People with haemophilia can have bleeding episodes, called 'bleeds'. This can happen as a result of injury or medical and dental procedures like surgery, or may happen for no apparent reason.
Most bleeds are internal, into joints, such as knees and elbows, or muscles. If internal bleeding is not stopped quickly with treatment, it will result in pain and swelling.
The person with the bleeding disorder will often be able to tell they are having a bleed before signs are visible. They get to know the way a bleed 'feels'. There are many signs of a bleed. These include but are not limited to: warmth, swelling from the affected area and bruising.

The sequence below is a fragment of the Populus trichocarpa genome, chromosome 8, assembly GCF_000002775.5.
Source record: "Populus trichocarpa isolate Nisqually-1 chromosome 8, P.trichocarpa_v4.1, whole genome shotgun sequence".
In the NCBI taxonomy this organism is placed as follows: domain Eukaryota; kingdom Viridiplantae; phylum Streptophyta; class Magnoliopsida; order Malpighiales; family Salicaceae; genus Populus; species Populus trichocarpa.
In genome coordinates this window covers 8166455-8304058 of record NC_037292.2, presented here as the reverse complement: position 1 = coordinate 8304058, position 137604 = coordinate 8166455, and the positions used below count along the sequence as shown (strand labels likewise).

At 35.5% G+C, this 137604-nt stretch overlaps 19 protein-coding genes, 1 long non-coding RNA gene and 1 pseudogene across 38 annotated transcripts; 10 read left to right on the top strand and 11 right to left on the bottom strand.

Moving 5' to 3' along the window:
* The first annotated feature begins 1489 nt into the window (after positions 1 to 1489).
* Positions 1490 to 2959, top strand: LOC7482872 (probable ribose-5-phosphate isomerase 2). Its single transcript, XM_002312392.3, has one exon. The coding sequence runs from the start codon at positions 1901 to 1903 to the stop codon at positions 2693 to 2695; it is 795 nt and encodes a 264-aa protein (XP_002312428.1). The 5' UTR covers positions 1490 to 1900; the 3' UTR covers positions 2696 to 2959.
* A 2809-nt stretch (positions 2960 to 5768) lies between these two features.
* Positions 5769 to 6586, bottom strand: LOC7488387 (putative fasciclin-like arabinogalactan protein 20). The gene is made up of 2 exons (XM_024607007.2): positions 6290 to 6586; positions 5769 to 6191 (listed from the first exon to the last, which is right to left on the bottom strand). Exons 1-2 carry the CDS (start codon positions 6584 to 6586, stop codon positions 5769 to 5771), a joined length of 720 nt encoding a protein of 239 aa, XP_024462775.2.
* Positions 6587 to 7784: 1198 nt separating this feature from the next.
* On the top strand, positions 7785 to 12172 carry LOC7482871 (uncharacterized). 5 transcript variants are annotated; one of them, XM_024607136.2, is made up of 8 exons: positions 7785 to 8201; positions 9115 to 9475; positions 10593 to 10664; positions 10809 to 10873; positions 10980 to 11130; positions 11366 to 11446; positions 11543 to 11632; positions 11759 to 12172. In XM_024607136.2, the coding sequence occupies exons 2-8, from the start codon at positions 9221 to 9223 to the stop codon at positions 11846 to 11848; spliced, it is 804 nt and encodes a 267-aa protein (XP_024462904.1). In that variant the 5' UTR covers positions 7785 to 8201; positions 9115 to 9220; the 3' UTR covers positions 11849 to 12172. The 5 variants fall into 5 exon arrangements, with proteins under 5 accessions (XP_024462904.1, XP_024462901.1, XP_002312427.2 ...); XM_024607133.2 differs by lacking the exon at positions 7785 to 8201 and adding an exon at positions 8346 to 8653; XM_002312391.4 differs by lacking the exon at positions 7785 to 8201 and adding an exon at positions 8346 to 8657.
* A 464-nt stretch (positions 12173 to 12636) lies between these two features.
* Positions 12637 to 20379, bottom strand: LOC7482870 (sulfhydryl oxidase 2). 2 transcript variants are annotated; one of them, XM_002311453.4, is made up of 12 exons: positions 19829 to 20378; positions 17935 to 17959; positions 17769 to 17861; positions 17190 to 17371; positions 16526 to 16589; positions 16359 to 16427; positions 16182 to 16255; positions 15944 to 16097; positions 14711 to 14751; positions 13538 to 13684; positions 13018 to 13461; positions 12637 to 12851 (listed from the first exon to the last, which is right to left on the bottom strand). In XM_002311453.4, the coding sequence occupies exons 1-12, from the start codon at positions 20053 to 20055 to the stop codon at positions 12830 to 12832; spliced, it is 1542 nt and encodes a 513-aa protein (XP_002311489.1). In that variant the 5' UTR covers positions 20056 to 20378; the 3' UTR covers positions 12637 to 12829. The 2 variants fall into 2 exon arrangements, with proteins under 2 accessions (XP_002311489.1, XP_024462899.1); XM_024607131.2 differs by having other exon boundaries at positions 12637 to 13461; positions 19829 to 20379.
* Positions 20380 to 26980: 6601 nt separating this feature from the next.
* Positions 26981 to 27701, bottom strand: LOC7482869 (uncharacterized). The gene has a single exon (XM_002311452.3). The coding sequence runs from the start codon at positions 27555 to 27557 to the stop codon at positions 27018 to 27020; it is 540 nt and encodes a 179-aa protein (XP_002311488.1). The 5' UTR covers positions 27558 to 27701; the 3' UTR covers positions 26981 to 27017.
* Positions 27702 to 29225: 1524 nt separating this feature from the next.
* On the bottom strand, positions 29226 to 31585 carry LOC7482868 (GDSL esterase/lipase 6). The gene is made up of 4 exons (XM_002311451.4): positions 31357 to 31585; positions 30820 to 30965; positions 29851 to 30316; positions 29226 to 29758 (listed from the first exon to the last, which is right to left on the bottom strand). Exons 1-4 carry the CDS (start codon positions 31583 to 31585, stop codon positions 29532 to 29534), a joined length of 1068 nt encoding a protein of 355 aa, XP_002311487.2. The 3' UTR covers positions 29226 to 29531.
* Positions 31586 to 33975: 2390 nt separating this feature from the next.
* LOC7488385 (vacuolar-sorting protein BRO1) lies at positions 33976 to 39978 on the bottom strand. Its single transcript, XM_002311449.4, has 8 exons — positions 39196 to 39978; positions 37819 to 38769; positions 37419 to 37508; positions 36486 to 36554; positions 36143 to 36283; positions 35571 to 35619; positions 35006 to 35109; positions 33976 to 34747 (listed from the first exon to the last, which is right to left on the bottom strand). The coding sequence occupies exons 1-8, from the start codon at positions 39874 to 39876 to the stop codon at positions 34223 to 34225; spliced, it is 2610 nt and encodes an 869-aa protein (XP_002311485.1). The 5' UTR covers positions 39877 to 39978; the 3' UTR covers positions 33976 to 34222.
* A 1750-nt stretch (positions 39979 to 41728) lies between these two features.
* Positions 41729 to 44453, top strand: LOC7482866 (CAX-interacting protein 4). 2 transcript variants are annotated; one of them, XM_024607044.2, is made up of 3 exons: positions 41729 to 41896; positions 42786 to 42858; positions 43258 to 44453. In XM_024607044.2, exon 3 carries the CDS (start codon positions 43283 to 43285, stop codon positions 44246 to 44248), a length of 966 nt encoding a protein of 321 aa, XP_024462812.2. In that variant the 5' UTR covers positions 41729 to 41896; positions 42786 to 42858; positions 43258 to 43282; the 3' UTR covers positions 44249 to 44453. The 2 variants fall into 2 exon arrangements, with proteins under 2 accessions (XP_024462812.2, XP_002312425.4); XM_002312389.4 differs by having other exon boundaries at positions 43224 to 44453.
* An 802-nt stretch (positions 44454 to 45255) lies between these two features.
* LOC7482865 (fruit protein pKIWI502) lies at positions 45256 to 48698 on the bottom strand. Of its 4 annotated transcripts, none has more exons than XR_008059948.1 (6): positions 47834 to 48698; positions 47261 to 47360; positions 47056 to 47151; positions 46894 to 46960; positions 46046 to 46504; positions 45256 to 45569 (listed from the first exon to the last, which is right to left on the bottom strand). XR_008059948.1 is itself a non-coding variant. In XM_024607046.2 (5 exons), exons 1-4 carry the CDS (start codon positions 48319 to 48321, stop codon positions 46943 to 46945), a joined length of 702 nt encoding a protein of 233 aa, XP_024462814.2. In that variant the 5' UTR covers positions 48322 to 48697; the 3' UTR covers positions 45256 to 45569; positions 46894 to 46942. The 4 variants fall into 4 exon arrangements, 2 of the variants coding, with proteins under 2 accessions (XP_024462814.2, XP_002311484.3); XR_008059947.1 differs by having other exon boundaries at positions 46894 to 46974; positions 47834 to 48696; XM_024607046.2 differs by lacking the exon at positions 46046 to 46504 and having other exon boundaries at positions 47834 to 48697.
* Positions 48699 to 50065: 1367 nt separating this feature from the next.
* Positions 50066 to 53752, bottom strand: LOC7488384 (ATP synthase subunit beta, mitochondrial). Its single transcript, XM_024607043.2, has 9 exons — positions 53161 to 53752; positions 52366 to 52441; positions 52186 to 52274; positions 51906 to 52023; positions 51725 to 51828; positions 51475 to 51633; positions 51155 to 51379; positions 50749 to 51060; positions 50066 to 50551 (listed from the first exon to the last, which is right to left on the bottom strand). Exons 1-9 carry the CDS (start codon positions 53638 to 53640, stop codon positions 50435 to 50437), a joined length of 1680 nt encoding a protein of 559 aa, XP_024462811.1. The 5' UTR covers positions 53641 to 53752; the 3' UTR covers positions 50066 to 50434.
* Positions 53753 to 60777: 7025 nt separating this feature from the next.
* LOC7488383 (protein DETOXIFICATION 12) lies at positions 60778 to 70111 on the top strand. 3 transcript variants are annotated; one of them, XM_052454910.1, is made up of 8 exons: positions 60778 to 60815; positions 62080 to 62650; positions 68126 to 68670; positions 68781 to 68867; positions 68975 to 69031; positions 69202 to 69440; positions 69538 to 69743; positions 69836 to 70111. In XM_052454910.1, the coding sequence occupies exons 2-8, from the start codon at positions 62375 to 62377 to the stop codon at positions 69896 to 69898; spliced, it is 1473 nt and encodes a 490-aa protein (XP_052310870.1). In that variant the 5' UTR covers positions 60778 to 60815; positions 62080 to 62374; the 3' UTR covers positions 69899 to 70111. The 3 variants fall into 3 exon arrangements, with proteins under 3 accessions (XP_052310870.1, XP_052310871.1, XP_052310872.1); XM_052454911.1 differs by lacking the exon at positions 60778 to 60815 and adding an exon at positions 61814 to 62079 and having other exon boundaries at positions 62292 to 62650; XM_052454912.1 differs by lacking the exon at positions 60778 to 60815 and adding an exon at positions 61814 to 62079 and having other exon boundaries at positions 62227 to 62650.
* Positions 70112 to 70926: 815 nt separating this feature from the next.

Over a period of time, repeated bleeding into joints and muscles can cause permanent damage, such as arthritis in the joints, and chronic pain.
Bleeds into the head, spine, neck, throat, chest, stomach or abdominal area are much less common but can be life-threatening. If this happens, the person with haemophilia should attend an emergency medical centre immediately and their Haemophilia Treatment Centre should also be contacted.